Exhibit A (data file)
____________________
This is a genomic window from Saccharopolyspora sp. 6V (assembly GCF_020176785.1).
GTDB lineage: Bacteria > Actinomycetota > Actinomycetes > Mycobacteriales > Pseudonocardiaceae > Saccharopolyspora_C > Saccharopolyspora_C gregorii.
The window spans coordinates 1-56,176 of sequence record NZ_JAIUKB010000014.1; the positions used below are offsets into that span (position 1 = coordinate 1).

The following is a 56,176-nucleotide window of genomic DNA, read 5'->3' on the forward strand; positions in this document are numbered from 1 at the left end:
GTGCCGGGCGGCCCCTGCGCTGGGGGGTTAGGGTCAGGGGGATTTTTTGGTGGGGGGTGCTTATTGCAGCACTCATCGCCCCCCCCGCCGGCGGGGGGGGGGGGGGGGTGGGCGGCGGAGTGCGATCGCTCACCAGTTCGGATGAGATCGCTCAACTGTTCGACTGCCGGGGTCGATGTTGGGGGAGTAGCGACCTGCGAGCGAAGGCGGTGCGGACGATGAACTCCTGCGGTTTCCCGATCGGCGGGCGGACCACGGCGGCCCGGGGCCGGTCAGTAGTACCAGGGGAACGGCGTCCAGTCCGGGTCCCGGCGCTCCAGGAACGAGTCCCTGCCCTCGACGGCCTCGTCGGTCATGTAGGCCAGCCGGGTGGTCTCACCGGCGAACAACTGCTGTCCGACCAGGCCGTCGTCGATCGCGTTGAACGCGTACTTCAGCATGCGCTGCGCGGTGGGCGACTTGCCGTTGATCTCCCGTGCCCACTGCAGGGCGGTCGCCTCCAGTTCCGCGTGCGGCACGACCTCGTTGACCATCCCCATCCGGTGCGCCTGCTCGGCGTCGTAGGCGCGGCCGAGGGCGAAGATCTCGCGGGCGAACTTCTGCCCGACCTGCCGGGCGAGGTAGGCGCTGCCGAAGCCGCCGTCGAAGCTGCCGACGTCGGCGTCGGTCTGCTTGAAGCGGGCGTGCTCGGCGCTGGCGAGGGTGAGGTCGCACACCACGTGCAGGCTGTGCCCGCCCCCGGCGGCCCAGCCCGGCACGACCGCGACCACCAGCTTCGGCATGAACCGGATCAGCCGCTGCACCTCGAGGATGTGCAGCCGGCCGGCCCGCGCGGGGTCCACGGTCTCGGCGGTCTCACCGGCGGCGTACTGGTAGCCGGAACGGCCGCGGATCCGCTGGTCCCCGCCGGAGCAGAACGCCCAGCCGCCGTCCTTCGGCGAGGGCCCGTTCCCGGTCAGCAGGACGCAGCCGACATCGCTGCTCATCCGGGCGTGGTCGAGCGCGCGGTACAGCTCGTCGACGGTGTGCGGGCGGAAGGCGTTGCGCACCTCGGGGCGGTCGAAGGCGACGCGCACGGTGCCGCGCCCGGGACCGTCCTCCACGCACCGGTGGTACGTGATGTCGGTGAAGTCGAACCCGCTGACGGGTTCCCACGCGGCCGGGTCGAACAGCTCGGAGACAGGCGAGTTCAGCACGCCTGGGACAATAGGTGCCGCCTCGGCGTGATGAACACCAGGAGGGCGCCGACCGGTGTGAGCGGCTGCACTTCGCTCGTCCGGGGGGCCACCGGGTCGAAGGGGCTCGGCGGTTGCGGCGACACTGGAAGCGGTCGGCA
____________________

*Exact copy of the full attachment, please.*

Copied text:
This is a genomic window from Saccharopolyspora sp. 6V (assembly GCF_020176785.1).
GTDB lineage: Bacteria > Actinomycetota > Actinomycetes > Mycobacteriales > Pseudonocardiaceae > Saccharopolyspora_C > Saccharopolyspora_C gregorii.
The window spans coordinates 1-56,176 of sequence record NZ_JAIUKB010000014.1; the positions used below are offsets into that span (position 1 = coordinate 1).

The following is a 56,176-nucleotide window of genomic DNA, read 5'->3' on the forward strand; positions in this document are numbered from 1 at the left end:
GTGCCGGGCGGCCCCTGCGCTGGGGGGTTAGGGTCAGGGGGATTTTTTGGTGGGGGGTGCTTATTGCAGCACTCATCGCCCCCCCCGCCGGCGGGGGGGGGGGGGGGGTGGGCGGCGGAGTGCGATCGCTCACCAGTTCGGATGAGATCGCTCAACTGTTCGACTGCCGGGGTCGATGTTGGGGGAGTAGCGACCTGCGAGCGAAGGCGGTGCGGACGATGAACTCCTGCGGTTTCCCGATCGGCGGGCGGACCACGGCGGCCCGGGGCCGGTCAGTAGTACCAGGGGAACGGCGTCCAGTCCGGGTCCCGGCGCTCCAGGAACGAGTCCCTGCCCTCGACGGCCTCGTCGGTCATGTAGGCCAGCCGGGTGGTCTCACCGGCGAACAACTGCTGTCCGACCAGGCCGTCGTCGATCGCGTTGAACGCGTACTTCAGCATGCGCTGCGCGGTGGGCGACTTGCCGTTGATCTCCCGTGCCCACTGCAGGGCGGTCGCCTCCAGTTCCGCGTGCGGCACGACCTCGTTGACCATCCCCATCCGGTGCGCCTGCTCGGCGTCGTAGGCGCGGCCGAGGGCGAAGATCTCGCGGGCGAACTTCTGCCCGACCTGCCGGGCGAGGTAGGCGCTGCCGAAGCCGCCGTCGAAGCTGCCGACGTCGGCGTCGGTCTGCTTGAAGCGGGCGTGCTCGGCGCTGGCGAGGGTGAGGTCGCACACCACGTGCAGGCTGTGCCCGCCCCCGGCGGCCCAGCCCGGCACGACCGCGACCACCAGCTTCGGCATGAACCGGATCAGCCGCTGCACCTCGAGGATGTGCAGCCGGCCGGCCCGCGCGGGGTCCACGGTCTCGGCGGTCTCACCGGCGGCGTACTGGTAGCCGGAACGGCCGCGGATCCGCTGGTCCCCGCCGGAGCAGAACGCCCAGCCGCCGTCCTTCGGCGAGGGCCCGTTCCCGGTCAGCAGGACGCAGCCGACATCGCTGCTCATCCGGGCGTGGTCGAGCGCGCGGTACAGCTCGTCGACGGTGTGCGGGCGGAAGGCGTTGCGCACCTCGGGGCGGTCGAAGGCGACGCGCACGGTGCCGCGCCCGGGACCGTCCTCCACGCACCGGTGGTACGTGATGTCGGTGAAGTCGAACCCGCTGACGGGTTCCCACGCGGCCGGGTCGAACAGCTCGGAGACAGGCGAGTTCAGCACGCCTGGGACAATAGGTGCCGCCTCGGCGTGATGAACACCAGGAGGGCGCCGACCGGTGTGAGCGGCTGCACTTCGCTCGTCCGGGGGGCCACCGGGTCGAAGGGGCTCGGCGGTTGCGGCGACACTGGAAGCGGTCGGCA